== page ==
Adam Sikora

Drobnocząsteczkowe inhibitory kinaz w terapii celowanej czerniaka

Small molecule kinase inhibitors in targeted therapy melanoma

Melanoma is a cancer that arises from melanocytes, specialized pigment cells that are found predominantly in the skin. The incidence of melanoma is rising steadily in western populations – the number of cases worldwide has dubled in past 20 years. In its early stages malignant melanoma can be cured by surgical resection, but once it has progressed to the metastatic stage it is extremely difficult to treat and does not respond to current therapies. The discovery of the genetic underpinnings of this historically refractory disease has exposed potential targets therapy, BRAF mutations being principal among them. In the least years following the discovery of BRAF mutations in 60–80% of advanced melanomas, only recently have potent shown efficacy and selective inhibitors of this intracellular signaling molecule shown efficacy from early clinical testing. Vemurafenib (PLX4032), dabrafenib (GSK2118436) and trametinib (GSK1120212), the orally available and well tolerated agents are on the verge of transforming the landscape of melanoma therapy based on the promising results of their repective phase I, II and III trials.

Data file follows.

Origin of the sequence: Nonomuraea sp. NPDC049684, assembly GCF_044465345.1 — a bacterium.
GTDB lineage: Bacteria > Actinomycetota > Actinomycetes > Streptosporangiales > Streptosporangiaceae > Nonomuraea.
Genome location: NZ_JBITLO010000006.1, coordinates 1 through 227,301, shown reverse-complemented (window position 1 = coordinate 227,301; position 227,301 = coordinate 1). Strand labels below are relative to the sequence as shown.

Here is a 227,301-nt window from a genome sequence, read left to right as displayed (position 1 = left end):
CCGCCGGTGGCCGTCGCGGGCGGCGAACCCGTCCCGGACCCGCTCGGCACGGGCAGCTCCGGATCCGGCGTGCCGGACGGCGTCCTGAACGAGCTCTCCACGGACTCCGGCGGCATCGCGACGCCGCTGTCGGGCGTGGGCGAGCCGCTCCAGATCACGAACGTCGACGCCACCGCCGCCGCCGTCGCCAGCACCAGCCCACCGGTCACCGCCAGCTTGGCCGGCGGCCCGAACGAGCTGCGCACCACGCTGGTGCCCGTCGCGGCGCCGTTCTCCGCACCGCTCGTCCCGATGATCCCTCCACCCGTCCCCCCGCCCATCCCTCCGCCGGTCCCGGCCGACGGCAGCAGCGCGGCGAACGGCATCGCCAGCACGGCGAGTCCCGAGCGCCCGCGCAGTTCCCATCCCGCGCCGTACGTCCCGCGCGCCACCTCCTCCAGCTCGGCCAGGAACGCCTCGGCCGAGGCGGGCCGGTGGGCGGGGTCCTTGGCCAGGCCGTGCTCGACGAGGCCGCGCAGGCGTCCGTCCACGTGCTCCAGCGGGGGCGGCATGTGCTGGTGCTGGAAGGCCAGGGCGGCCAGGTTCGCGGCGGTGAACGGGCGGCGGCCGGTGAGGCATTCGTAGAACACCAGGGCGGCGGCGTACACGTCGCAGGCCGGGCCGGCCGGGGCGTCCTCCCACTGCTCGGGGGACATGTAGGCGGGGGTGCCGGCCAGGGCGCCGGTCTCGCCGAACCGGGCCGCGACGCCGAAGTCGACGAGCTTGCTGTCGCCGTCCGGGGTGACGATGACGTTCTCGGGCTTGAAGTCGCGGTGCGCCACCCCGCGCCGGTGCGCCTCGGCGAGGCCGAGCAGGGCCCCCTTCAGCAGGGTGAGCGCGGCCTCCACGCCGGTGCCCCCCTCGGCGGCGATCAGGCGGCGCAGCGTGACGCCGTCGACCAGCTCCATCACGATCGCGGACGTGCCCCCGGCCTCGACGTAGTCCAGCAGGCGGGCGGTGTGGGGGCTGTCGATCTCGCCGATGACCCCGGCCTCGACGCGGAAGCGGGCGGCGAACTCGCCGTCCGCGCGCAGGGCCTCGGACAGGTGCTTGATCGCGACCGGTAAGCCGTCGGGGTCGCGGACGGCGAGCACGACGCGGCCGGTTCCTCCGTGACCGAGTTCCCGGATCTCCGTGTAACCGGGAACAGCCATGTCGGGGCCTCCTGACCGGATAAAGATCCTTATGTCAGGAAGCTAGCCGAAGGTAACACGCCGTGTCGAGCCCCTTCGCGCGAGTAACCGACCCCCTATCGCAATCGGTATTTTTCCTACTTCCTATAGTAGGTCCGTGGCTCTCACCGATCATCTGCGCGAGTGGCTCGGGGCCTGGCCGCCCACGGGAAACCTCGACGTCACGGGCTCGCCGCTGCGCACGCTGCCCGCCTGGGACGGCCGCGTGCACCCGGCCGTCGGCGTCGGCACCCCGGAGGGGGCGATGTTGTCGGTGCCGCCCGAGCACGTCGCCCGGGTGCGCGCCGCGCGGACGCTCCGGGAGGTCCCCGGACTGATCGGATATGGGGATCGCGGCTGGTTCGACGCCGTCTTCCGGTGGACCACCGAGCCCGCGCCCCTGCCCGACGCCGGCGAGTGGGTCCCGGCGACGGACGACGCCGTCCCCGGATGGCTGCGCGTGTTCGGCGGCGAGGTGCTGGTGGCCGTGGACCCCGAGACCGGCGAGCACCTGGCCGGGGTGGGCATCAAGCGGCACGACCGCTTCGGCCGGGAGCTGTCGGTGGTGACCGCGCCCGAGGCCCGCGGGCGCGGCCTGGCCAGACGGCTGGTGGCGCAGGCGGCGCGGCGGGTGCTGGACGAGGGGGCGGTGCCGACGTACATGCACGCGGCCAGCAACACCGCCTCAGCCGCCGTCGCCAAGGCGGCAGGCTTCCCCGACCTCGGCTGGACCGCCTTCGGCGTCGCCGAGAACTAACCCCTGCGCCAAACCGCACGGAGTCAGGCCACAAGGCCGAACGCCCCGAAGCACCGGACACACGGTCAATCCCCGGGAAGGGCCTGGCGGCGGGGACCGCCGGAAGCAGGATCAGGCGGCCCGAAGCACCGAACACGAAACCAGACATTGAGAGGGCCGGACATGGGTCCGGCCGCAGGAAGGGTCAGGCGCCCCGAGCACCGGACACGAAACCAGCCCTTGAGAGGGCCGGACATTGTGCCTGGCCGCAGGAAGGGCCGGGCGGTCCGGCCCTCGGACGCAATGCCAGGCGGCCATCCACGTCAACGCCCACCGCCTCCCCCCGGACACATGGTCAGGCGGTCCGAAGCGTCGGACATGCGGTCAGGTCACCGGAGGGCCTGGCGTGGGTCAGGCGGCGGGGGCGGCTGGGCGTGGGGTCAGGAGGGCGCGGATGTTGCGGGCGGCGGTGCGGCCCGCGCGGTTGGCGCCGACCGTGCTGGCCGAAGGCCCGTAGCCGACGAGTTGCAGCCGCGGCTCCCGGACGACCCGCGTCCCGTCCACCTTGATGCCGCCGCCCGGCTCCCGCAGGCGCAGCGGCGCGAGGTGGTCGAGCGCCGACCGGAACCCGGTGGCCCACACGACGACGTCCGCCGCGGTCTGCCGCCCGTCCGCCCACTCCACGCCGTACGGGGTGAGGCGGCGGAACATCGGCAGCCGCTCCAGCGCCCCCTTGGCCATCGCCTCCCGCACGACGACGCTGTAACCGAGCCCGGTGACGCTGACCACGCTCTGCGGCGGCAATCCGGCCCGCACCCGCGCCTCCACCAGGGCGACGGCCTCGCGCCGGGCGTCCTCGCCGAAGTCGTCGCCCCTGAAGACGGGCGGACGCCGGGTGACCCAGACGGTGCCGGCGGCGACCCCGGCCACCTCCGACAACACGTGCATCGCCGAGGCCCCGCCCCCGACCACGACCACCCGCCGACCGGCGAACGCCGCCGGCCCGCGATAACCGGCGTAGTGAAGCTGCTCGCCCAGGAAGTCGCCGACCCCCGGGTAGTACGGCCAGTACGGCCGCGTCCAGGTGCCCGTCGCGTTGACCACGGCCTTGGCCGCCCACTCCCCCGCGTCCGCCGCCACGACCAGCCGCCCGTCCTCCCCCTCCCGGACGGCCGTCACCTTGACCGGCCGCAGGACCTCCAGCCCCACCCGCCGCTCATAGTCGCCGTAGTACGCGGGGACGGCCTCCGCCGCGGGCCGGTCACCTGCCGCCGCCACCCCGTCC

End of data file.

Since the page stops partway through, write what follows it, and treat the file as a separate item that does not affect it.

Keywords: melanoma, targeted therapy, vemurafenib, dabrafenib, trametinib.

© Farm Pol, 2015, 71(2): 87-91